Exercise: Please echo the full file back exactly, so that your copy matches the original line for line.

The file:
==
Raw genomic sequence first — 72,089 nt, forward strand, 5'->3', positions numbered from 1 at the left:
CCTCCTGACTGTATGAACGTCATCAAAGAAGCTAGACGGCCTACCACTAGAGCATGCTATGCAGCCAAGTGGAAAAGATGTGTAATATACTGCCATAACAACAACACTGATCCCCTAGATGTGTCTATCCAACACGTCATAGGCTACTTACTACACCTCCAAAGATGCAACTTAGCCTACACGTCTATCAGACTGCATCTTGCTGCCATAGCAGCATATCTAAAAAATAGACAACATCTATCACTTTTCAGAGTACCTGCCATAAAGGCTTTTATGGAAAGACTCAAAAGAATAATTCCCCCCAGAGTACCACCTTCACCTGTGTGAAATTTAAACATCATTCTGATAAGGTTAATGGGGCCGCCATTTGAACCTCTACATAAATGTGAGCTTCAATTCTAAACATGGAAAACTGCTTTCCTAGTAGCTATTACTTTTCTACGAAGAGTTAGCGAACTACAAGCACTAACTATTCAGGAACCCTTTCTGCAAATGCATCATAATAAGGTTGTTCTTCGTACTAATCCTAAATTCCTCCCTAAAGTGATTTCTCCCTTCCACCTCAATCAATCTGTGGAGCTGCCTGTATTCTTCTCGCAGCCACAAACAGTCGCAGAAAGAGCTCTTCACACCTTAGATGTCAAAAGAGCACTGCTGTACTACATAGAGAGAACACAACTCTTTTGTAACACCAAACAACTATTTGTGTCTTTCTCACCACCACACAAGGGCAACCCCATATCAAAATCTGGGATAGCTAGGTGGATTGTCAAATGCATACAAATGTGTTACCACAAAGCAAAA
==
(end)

Raw genomic sequence first — 72,089 nt, forward strand, 5'->3', positions numbered from 1 at the left:
CCTCCTGACTGTATGAACGTCATCAAAGAAGCTAGACGGCCTACCACTAGAGCATGCTATGCAGCCAAGTGGAAAAGATGTGTAATATACTGCCATAACAACAACACTGATCCCCTAGATGTGTCTATCCAACACGTCATAGGCTACTTACTACACCTCCAAAGATGCAACTTAGCCTACACGTCTATCAGACTGCATCTTGCTGCCATAGCAGCATATCTAAAAAATAGACAACATCTATCACTTTTCAGAGTACCTGCCATAAAGGCTTTTATGGAAAGACTCAAAAGAATAATTCCCCCCAGAGTACCACCTTCACCTGTGTGAAATTTAAACATCATTCTGATAAGGTTAATGGGGCCGCCATTTGAACCTCTACATAAATGTGAGCTTCAATTCTAAACATGGAAAACTGCTTTCCTAGTAGCTATTACTTTTCTACGAAGAGTTAGCGAACTACAAGCACTAACTATTCAGGAACCCTTTCTGCAAATGCATCATAATAAGGTTGTTCTTCGTACTAATCCTAAATTCCTCCCTAAAGTGATTTCTCCCTTCCACCTCAATCAATCTGTGGAGCTGCCTGTATTCTTCTCGCAGCCACAAACAGTCGCAGAAAGAGCTCTTCACACCTTAGATGTCAAAAGAGCACTGCTGTACTACATAGAGAGAACACAACTCTTTTGTAACACCAAACAACTATTTGTGTCTTTCTCACCACCACACAAGGGCAACCCCATATCAAAATCTGGGATAGCTAGGTGGATTGTCAAATGCATACAAATGTGTTACCACAAAGCAAAA